Not the only Halloween-ready franchise being resuscitated this month, “V/H/S/94” puts back in action the omnibus series that was last seen seven years ago with disappointing third entry “V/H/S: Viral.” This belated return lands closer in quality to the 2012 kickoff feature than the following year’s superior “V/H/S/2,” as a mixed bag of entertainingly diverse if variably successful horror shorts. Going straight to genre streaming platform Shudder on Oct. 6, it should provide fans with a satisfying enough, seasonally apt new package of macabre tales still linked by a faux-found-footage concept.
That style does not seem a natural fit for Jennifer Reeder, who made the very mannered, David Lynchian feature “Knives and Skin” two years ago. That divisive movie certainly had a firm grip on its aesthetics, and she seems divested of both inspiration and conviction having to go with a hand-held video look here. An underwhelming wraparound frame for the other segments, her “Holy Hell” finds a group of SWAT cops raiding a gated compound of warehouse-type buildings where some twisted business has been going on, complete with now-dead people watching (and/or being filmed for) VHS tapes.
The first two regular stories are quite creepy until we see what our protagonists are up against, at which point both become too literal-minded and silly. “Storm Drain” by Chloe Okuno (best known for standalone 2014 short “Slut”) has a local TV reporter (Anna Hopkins) and cameraman (Christian Potenza) investigating rumors of a “rat-man” living in sewage tunnels — to their grief, of course. Likewise, a new funeral home attendant (Kyal Legend) overseeing “The Wake” in Simon Barrett’s episode is distressed to discover that the corpse in the coffin is not remotely resting in peace.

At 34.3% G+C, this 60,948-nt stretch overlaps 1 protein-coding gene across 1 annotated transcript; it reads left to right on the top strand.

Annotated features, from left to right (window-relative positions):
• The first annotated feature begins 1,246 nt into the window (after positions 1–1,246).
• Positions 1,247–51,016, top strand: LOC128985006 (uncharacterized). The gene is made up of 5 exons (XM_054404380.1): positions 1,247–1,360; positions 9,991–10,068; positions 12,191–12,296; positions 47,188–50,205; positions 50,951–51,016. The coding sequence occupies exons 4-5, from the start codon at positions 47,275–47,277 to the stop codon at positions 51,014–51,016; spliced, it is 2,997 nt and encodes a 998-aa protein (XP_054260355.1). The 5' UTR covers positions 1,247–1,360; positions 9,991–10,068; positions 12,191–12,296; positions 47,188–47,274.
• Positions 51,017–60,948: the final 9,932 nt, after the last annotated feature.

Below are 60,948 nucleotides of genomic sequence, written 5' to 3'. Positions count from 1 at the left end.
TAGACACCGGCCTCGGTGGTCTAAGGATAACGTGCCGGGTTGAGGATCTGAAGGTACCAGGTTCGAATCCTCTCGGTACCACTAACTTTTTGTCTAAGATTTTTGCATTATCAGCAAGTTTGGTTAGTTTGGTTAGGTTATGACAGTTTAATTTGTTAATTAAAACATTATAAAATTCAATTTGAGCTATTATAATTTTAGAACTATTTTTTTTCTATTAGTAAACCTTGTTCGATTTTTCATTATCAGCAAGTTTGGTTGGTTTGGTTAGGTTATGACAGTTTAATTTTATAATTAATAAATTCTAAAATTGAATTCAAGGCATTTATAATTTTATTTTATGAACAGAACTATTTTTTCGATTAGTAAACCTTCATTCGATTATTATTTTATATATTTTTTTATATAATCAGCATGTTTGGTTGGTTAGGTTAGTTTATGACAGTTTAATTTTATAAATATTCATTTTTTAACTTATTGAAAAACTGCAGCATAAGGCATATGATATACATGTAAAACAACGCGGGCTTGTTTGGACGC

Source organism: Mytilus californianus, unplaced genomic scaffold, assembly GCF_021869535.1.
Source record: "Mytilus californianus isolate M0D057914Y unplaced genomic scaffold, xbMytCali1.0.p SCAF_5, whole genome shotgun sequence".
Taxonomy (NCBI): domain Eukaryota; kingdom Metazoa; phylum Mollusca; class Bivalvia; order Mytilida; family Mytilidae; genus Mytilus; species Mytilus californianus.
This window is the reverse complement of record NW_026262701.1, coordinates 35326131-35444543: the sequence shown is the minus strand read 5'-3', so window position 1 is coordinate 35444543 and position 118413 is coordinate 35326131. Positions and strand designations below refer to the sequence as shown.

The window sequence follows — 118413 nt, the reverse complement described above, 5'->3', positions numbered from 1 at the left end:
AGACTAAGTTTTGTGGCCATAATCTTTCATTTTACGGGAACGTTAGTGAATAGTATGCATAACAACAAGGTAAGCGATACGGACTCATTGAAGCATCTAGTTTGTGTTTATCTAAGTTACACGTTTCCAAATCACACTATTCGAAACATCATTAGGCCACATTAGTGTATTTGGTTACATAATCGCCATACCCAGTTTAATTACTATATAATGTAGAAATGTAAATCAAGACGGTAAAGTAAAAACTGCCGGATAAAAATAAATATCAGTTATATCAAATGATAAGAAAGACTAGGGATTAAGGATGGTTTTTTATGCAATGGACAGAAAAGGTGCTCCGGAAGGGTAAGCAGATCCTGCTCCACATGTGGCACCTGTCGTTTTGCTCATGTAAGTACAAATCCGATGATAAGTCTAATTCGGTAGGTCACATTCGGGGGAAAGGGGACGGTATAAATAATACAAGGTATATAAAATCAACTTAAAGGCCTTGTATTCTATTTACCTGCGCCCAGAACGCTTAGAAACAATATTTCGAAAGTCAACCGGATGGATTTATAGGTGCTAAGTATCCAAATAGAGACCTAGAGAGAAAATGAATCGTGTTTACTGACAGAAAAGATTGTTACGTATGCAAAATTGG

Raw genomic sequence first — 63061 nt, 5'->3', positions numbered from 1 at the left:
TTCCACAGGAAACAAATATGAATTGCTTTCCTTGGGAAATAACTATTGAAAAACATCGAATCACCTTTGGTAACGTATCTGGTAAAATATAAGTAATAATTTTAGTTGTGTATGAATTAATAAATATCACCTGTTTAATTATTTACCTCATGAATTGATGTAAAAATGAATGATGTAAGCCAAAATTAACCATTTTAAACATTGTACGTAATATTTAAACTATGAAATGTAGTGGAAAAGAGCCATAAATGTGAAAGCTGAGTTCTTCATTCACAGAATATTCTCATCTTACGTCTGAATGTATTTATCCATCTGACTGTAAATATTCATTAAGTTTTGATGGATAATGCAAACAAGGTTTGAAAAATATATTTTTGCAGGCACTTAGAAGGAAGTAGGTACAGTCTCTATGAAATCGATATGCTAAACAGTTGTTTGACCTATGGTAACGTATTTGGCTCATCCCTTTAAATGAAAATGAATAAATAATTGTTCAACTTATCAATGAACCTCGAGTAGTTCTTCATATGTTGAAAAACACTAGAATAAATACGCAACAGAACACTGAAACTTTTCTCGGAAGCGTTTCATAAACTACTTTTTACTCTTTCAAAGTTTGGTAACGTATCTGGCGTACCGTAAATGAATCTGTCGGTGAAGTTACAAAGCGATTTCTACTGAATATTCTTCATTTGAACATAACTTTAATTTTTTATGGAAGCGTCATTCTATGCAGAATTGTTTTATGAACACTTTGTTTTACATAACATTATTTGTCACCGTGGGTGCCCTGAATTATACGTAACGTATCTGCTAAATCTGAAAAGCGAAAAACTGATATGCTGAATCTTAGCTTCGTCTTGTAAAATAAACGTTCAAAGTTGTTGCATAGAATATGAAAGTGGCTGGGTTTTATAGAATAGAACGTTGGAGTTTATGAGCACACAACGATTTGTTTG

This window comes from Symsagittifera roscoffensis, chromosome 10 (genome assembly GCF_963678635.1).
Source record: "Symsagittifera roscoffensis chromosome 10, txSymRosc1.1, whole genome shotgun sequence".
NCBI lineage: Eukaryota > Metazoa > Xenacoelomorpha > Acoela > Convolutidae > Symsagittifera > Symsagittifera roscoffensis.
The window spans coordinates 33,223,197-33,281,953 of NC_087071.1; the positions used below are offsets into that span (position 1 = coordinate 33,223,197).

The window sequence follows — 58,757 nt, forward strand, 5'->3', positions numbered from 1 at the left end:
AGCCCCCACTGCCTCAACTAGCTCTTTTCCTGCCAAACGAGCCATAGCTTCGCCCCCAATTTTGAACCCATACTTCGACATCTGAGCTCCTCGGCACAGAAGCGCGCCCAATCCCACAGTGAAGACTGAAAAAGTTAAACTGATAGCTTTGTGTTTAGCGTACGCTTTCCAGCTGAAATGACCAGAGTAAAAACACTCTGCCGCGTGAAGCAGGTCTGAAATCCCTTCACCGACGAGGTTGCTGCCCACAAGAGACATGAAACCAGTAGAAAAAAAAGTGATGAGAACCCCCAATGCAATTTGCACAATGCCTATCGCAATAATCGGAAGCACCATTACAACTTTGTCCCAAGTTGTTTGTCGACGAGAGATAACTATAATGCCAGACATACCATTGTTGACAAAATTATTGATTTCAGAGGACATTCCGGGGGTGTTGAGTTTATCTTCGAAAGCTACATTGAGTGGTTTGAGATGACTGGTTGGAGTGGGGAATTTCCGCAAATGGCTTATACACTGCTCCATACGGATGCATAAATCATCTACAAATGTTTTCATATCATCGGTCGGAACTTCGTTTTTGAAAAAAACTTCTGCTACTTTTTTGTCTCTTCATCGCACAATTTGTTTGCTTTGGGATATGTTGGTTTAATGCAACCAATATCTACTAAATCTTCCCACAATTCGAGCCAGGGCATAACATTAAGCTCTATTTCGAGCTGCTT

After that just-serviceable pair of slow-burning miniatures, each about 15 minutes, it’s bracing for a while to dive into the giddy mayhem of Indonesian “Headshot” director Timo Tjanjanto’s “The Subject.” This sole non-English-language chapter is an immediately over-the-top mad scientist fantasia, with Budi Ross as a cackling nutcase in scrubs whose unfortunate subjects (there are many) get subjected to the most diabolical surgical procedures. Those few who survive soon face more bloody chaos, once a military rescue squad storms the underground lair. Energetic, gory, campy and full of FX, this mix of “Andy Warhol’s Frankenstein” and “Tetsuo: The Iron Man” matches its cheerful tastelessness with a high body count. Too high, arguably. The main drawback is that at half an hour, this manic free-for-all starts to wear the viewer out.
Fortunately, the best is saved for more-or-less last, via “Terror” from Ryan Prows, whose 2018 debut feature “Lowlife” was an impressively mordant, twisty ensemble crime tale. While set in 1994 like the others (if only to maintain the VHS-tape premise’s relevance), it’s the sole segment to engage with current issues, and in a grotesquely funny way besides. The “found footage” here is ostensibly shot by the all-white, all-male members of “the first patriots-movement militia,” who’ve taken a “blood oath” to “redeem the soul of the USA” — by wreaking havoc on a Federal building in Detroit, apparently. Meanwhile in preparation for that act, they’re running around like idiots on a wintry rural farm in wintertime, wearing camo, waving around assault weapons, and otherwise playing G.I. Joe.
Our first sign that something more than garden-variety reactionary insanity is going on here comes from noticing that these vainglorious yahoos keep executing the same captive over and over. It’s quite a while, however, before we see “the creature” that is their planned secret weapon, though unsurprisingly it proves their undoing instead. Prows’ payoff is more hectic than cogent. Nonetheless, the satire of extremist rhetoric and culture — mixing pomposity, absurdity, machismo, Jesus and tantrum-throwing — is spot-on. This segment’s cast (notably Christian Lloyd as the group’s vainglorious leader) and crew also best carry off the “home video” pretense, something far less persuasive in the wraparound thread’s conclusion.
Overall, this is a fun way to spend 100 minutes or so, warts and all. The “V/H/S” series has existed largely as a springboard for filmmakers, often providing a transition from shorts to features, or new audiences for foreign talent. While the most accomplished sections this time are from relatively experienced directors, “V/H/S/94” still gives all concerned a visibility leg-up, even when the material they’ve provided themselves is less than first-rate. FX work is solid in a movie otherwise faithful to reproducing the scrappy look of amateur videotaping nearly 30 years ago.